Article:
Opponents argue that VY's capacity is only 2 percent of the total New England power grid, and will scarcely be missed. What they don't want to discuss is that the loss of regional generation requires finding replacement power from distant sources. That creates grid stability problems and possibly construction of expensive new transmission lines to move the power into the region.
The anti-nuclear activists' pipe dream of wind turbines and solar PV notwithstanding, the replacement power will largely come from coal and gas fired plants-just the kind of plants that enviros staunchly oppose because they release the carbon dioxide that they believe leads to the dreaded "climate change".
Suppose the legislature sneaks out of Montpelier in May without voting to allow VY to seek PSB approval for its continued operation. Then what?
VY operates with an 18 month fuel cycle. After 18 months online, the plant is shut down, the reactor head pulled, the spent fuel moved to a cooling pool, a new fuel load put in, the head put back on, and the plant starts a new power run. The next scheduled refueling falls in or around November.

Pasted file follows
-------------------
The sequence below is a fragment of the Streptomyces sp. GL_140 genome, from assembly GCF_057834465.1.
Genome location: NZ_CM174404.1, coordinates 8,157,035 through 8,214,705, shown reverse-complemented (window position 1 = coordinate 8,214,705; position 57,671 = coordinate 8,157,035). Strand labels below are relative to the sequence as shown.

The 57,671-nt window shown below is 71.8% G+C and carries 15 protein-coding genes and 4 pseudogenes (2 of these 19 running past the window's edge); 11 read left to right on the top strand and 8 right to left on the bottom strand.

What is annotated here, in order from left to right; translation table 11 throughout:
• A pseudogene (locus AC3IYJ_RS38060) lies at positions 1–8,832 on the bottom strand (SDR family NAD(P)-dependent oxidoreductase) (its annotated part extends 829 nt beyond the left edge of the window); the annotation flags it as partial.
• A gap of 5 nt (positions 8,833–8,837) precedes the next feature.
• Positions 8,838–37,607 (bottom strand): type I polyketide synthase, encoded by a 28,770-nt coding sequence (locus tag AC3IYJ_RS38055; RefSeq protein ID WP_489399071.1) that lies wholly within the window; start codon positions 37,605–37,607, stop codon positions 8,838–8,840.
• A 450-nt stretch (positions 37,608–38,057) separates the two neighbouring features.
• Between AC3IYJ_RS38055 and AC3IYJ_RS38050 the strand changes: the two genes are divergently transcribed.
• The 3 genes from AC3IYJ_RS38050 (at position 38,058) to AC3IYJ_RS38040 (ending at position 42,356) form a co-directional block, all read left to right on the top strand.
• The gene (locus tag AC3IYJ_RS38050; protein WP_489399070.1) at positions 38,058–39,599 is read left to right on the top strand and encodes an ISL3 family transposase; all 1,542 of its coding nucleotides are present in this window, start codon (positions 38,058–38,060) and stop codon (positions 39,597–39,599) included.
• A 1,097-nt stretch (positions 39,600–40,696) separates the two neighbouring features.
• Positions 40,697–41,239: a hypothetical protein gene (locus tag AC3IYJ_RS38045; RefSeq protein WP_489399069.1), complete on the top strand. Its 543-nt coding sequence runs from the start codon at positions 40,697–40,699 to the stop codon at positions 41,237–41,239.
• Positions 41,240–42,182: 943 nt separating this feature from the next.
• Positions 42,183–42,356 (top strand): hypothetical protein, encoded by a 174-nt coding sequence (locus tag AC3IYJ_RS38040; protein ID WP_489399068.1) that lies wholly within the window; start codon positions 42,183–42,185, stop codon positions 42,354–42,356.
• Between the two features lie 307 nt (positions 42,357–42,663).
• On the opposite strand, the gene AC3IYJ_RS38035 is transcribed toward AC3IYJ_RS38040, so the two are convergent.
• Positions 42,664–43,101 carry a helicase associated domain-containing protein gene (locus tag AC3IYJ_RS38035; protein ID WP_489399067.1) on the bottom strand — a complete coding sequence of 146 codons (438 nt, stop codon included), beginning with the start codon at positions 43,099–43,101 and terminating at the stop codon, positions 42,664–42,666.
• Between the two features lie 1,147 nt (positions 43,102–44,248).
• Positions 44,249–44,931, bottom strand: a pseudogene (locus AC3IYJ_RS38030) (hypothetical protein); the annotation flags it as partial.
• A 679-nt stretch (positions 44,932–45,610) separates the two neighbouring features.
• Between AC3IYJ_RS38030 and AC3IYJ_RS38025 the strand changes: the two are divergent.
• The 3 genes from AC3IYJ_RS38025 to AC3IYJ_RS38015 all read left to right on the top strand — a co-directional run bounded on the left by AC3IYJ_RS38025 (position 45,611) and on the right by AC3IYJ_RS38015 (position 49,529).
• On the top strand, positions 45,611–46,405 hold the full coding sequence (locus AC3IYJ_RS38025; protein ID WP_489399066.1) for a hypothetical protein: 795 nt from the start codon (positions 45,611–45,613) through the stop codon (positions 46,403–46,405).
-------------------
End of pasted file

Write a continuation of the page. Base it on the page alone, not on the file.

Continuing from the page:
When a refueling shutdown takes place, a new fuel load must be on site. The lead time for purchasing fuel assemblies is about five months. So VY will have to place its order in June.
But by the time the refueling is completed, the plant would have only three months to live. What company is going to spend millions of dollars on 18 months' worth of new fuel, when thanks to anti-nuclear politicians the plant would have only three months of operation left?
Unless the legislature turns around on this issue by May, and the PSB (as widely expected) issues a Certificate of Public Good by June, Entergy is almost certainly going to have to abandon VY.